OTHER FEDERAL AND STATE MEDICAID NEWS:

CMS Finalizes Rule Allowing Permanent Enhanced Funding for Medicaid Eligibility Systems

CMS released a final rule that permanently extends the 90% federal match for design, development, and installation activities and a 75% federal match for maintenance and operations activities for state Medicaid eligibility and enrollment (E&E) systems. The enhanced funding was previously set to expire on December 31, 2015. The final rule also allows states to use the 90% match for procuring Commercial Off-the-Shelf systems, including initial licensing fees and costs to analyze, configure, install and integrate the software. Additionally, the rule updates standards and funding conditions with an emphasis on modularity and reuse, and aligns requirements across Medicaid E&E systems, Medicaid Management and Information Systems, and Health Information Technology for Economic and Clinical Health to create an enterprise-wide approach.

Arkansas: Governor Outlines Plan for Medicaid E&E System

In a letter to State legislative leaders, Governor Asa Hutchinson (R) asked the Department of Human Services to "pause development of additional features" for the State's new Medicaid eligibility and enrollment (E&E) system until a path forward with Medicaid reform is more clear. Responding to a consultant's review of the E&E system, the Governor noted that the cost of the project has doubled to $220 million due to "mismanagement and federally mandated changes" and identified additional steps he is taking to address the issue, including: putting the remainder of the current IT contract out to bid, and establishing oversight committees to supervise the remainder of the project and to review all future IT contracts over $50 million.

FEDERAL AND STATE HEALTH REFORM ACTIVITY:

Senate Passes Ill-Fated ACA Repeal Bill

The Senate voted 52 to 47 to repeal several central pillars of the Affordable Care Act (ACA), including tax credits for purchasing qualified health plans, Medicaid expansion, and penalties for noncompliance with the individual and employer mandates—a bill that President Obama has already indicated awaits his veto. The bill also eliminates tax measures intended to fund the ACA, such as the "Cadillac tax" on high-cost employer sponsored plans. While the House has voted to repeal the ACA more than fifty times, this is the first time the Senate has passed an ACA repeal bill.

National Health Spending Increases 5.3% in 2014, Per Person Spending Increases 4.5%

Healthcare spending in the United States increased 5.3% to $3 trillion in 2014, driven by increased spending on private employer and individual health insurance, spending on Medicaid, and rapid growth in prescription drug costs, according to the National Health Expenditures Accounts study published in Health Affairs. Spending per capita increased at a similar rate—4.5%—to $9,523 in 2014. Health costs increased faster in 2014 than the previous five years due primarily to the Affordable Care Act's private insurance and Medicaid coverage programs, which saw 4.4% and 11% spending increases, respectively, from 2013 to 2014 as the number of covered lives under both programs increased.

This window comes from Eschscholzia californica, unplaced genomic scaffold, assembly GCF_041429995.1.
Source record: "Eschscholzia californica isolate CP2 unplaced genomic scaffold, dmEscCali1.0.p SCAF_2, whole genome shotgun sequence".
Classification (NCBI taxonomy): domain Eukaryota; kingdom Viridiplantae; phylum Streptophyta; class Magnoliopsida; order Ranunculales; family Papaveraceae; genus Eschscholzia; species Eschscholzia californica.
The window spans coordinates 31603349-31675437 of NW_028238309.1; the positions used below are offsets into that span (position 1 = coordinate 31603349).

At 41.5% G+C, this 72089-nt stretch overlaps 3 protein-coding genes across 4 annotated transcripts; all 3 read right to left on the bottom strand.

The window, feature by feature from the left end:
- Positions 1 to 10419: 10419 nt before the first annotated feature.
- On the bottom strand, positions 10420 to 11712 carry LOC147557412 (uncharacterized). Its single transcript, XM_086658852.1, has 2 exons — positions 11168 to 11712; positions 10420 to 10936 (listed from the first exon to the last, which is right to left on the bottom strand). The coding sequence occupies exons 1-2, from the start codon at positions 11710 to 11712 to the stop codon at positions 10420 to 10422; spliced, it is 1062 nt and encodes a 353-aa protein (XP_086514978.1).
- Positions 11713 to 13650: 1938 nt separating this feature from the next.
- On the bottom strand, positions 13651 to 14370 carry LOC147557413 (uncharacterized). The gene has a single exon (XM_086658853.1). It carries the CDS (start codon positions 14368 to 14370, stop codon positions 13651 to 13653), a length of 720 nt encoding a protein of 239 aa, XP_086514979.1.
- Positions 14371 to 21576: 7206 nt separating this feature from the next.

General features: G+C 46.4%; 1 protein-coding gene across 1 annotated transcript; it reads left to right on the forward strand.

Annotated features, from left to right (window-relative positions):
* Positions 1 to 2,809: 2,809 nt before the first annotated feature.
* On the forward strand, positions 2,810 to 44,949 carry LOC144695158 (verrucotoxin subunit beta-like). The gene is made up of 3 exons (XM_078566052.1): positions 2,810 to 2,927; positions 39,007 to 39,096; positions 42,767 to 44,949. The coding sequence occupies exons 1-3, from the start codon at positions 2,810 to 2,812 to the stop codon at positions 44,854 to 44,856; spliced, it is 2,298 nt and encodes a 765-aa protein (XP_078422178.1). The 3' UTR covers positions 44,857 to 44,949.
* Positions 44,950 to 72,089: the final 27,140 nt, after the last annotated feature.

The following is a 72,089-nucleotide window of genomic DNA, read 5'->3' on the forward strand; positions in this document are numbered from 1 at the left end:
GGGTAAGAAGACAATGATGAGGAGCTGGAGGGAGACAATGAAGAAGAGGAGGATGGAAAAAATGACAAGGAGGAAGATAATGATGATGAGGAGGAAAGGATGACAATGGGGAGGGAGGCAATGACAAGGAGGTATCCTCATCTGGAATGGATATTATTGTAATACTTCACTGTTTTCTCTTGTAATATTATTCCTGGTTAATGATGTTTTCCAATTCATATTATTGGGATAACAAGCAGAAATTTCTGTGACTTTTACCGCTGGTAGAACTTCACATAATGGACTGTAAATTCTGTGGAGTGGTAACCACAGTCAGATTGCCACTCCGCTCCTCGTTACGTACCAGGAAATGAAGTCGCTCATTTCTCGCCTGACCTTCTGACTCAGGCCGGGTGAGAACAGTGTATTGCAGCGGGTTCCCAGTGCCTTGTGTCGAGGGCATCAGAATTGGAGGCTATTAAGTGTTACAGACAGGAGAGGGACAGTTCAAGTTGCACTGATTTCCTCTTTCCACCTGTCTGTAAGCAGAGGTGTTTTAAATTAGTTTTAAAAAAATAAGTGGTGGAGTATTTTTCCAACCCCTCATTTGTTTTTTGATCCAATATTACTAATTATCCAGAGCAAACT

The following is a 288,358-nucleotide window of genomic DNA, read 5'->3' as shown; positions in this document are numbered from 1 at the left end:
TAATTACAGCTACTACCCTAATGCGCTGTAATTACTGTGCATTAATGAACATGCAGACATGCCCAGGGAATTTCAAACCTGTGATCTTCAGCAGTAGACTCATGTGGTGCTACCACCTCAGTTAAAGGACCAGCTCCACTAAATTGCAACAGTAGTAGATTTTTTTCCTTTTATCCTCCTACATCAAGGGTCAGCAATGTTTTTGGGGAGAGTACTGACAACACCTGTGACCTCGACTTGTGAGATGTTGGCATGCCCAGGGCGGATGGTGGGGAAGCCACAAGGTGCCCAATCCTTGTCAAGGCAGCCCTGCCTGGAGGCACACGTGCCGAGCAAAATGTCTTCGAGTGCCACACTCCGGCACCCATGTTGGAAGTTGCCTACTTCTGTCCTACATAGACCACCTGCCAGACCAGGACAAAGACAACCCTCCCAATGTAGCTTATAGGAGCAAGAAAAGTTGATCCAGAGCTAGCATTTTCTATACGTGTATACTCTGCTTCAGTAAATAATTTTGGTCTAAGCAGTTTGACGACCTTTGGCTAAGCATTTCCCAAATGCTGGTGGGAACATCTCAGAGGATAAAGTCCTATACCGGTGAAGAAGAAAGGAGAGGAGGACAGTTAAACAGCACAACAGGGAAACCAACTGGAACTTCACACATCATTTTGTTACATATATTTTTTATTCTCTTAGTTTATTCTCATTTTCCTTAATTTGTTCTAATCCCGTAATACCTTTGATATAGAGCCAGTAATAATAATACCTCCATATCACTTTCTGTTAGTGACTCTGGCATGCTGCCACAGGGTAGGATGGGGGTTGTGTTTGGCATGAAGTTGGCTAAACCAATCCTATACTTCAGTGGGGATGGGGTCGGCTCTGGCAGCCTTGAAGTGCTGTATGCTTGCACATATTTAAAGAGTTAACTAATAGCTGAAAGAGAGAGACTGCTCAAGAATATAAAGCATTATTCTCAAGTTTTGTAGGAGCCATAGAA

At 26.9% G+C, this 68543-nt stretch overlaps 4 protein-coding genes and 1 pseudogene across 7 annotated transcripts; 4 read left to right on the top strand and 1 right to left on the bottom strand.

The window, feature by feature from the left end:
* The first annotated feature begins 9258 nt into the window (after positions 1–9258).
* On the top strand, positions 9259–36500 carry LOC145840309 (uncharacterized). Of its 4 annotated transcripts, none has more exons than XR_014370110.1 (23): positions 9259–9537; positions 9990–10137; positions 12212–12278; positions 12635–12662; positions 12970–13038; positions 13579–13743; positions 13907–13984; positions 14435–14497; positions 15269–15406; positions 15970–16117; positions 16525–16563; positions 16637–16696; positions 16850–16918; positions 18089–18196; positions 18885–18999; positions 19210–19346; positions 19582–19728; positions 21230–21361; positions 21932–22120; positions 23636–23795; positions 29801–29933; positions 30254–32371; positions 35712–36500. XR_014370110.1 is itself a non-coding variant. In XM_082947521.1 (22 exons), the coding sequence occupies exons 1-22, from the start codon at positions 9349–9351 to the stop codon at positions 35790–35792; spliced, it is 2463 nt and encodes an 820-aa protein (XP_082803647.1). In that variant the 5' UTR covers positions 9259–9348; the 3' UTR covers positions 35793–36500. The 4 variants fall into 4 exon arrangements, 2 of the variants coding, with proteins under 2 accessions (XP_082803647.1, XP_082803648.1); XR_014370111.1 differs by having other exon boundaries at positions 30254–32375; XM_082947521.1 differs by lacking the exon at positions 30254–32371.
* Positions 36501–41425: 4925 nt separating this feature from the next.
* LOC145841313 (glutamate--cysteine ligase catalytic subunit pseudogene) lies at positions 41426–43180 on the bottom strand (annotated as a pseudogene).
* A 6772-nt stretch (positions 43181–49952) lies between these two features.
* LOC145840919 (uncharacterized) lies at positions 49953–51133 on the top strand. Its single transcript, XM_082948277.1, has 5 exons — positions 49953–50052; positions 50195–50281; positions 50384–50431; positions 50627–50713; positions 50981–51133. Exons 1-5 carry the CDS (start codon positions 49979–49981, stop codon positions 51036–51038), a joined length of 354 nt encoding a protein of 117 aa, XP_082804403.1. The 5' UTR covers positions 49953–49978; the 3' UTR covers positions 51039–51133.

Rhode Island: Innovation Work Group Submits Report to the Governor, Recommends Establishing Health Policy Office

Governor Gina Raimondo's (D) Working Group for Healthcare Innovation presented its recommendations to improve the State's healthcare system while controlling costs in a report that calls for the establishment of an Office of Health Policy, which would set, implement, and coordinate a single, comprehensive statewide health policy plan. The Working Group also encouraged system-wide accountability and transparency through a nonbinding spending target for insurers and providers—rather than a spending cap—though the target would be secondary to the main goal of increasing transparency and accountability for cost and quality. Rather than enforce a spending target, the Office of Health Policy would aim to understand how and why healthcare costs are increasing. The Hospital Association of Rhode Island also opposed setting a target, explaining that its members may not be prepared to meet a spending target and citing a possible risk to economic growth and innovation. Other recommendations are to expand analytic capabilities, create alternative payment models, establish statewide health goals, and expand use of improved health information technology.

STATE STAFFING UPDATES:

Kentucky: Governor-Elect Announces Secretary of Health and Family Services

Governor-elect Matt Bevin (R) announced Vickie Yates Brown Glisson as his administration's Secretary of Health and Family Services. Glisson is a health attorney and serves as president and CEO of Nucleus, a life science business incubator at the University of Louisville. Glisson will oversee Governor-elect Bevin's healthcare agenda, including anticipated changes to the State's Medicaid expansion program and an expected transition from the State's Marketplace, Kynect, to the federal Marketplace.

Minnesota: Governor Names New Human Services Commissioner

Governor Mark Dayton (D) has appointed Emily Johnson Piper as the Commissioner of the Department of Human Services, beginning December 14. Piper was previously the deputy chief of staff and general counsel in the Governor and Lieutenant Governor's office. She replaces Lucinda Jesson, who was appointed by Governor Dayton last week to serve on the State Court of Appeals.